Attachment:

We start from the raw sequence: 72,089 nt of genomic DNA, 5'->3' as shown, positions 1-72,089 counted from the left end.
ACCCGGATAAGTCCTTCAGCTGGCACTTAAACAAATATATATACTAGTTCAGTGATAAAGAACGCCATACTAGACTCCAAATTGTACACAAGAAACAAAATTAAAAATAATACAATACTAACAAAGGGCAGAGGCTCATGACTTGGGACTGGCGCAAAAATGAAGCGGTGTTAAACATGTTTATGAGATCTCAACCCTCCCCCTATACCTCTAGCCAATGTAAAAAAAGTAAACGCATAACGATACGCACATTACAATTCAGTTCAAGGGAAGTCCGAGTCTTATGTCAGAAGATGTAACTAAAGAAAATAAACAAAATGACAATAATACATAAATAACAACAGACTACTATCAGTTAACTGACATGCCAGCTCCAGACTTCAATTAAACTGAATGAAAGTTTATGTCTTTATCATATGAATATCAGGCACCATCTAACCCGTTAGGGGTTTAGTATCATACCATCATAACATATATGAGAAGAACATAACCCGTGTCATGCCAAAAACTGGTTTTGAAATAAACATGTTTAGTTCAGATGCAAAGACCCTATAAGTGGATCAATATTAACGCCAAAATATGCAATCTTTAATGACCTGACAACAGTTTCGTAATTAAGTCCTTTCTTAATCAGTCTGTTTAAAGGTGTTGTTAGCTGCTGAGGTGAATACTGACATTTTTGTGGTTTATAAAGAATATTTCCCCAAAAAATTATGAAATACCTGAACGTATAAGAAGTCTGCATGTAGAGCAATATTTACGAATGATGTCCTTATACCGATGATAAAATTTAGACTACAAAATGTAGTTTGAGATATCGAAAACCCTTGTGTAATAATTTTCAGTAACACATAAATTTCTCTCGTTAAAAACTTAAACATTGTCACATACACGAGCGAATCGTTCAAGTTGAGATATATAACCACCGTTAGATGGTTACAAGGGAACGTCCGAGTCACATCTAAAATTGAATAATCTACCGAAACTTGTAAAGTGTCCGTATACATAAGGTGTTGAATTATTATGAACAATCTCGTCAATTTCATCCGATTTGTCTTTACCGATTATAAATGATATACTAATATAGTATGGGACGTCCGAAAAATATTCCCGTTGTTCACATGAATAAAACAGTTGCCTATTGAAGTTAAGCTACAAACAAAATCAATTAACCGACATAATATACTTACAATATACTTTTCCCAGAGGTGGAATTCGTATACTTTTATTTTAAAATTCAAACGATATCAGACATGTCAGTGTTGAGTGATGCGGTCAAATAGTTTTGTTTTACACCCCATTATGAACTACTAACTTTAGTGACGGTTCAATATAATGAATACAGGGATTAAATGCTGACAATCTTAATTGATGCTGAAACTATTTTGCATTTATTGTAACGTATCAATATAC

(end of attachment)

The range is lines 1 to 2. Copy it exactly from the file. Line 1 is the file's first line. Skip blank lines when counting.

We start from the raw sequence: 72,089 nt of genomic DNA, 5'->3' as shown, positions 1-72,089 counted from the left end.
ACCCGGATAAGTCCTTCAGCTGGCACTTAAACAAATATATATACTAGTTCAGTGATAAAGAACGCCATACTAGACTCCAAATTGTACACAAGAAACAAAATTAAAAATAATACAATACTAACAAAGGGCAGAGGCTCATGACTTGGGACTGGCGCAAAAATGAAGCGGTGTTAAACATGTTTATGAGATCTCAACCCTCCCCCTATACCTCTAGCCAATGTAAAAAAAGTAAACGCATAACGATACGCACATTACAATTCAGTTCAAGGGAAGTCCGAGTCTTATGTCAGAAGATGTAACTAAAGAAAATAAACAAAATGACAATAATACATAAATAACAACAGACTACTATCAGTTAACTGACATGCCAGCTCCAGACTTCAATTAAACTGAATGAAAGTTTATGTCTTTATCATATGAATATCAGGCACCATCTAACCCGTTAGGGGTTTAGTATCATACCATCATAACATATATGAGAAGAACATAACCCGTGTCATGCCAAAAACTGGTTTTGAAATAAACATGTTTAGTTCAGATGCAAAGACCCTATAAGTGGATCAATATTAACGCCAAAATATGCAATCTTTAATGACCTGACAACAGTTTCGTAATTAAGTCCTTTCTTAATCAGTCTGTTTAAAGGTGTTGTTAGCTGCTGAGGTGAATACTGACATTTTTGTGGTTTATAAAGAATATTTCCCCAAAAAATTATGAAATACCTGAACGTATAAGAAGTCTGCATGTAGAGCAATATTTACGAATGATGTCCTTATACCGATGATAAAATTTAGACTACAAAATGTAGTTTGAGATATCGAAAACCCTTGTGTAATAATTTTCAGTAACACATAAATTTCTCTCGTTAAAAACTTAAACATTGTCACATACACGAGCGAATCGTTCAAGTTGAGATATATAACCACCGTTAGATGGTTACAAGGGAACGTCCGAGTCACATCTAAAATTGAATAATCTACCGAAACTTGTAAAGTGTCCGTATACATAAGGTGTTGAATTATTATGAACAATCTCGTCAATTTCATCCGATTTGTCTTTACCGATTATAAATGATATACTAATATAGTATGGGACGTCCGAAAAATATTCCCGTTGTTCACATGAATAAAACAGTTGCCTATTGAAGTTAAGCTACAAACAAAATCAATTAACCGACATAATATACTTACAATATACTTTTCCCAGAGGTGGAATTCGTATACTTTTATTTTAAAATTCAAACGATATCAGACATGTCAGTGTTGAGTGATGCGGTCAAATAGTTTTGTTTTACACCCCATTATGAACTACTAACTTTAGTGACGGTTCAATATAATGAATACAGGGATTAAATGCTGACAATCTTAATTGATGCTGAAACTATTTTGCATTTATTGTAACGTATCAATATAC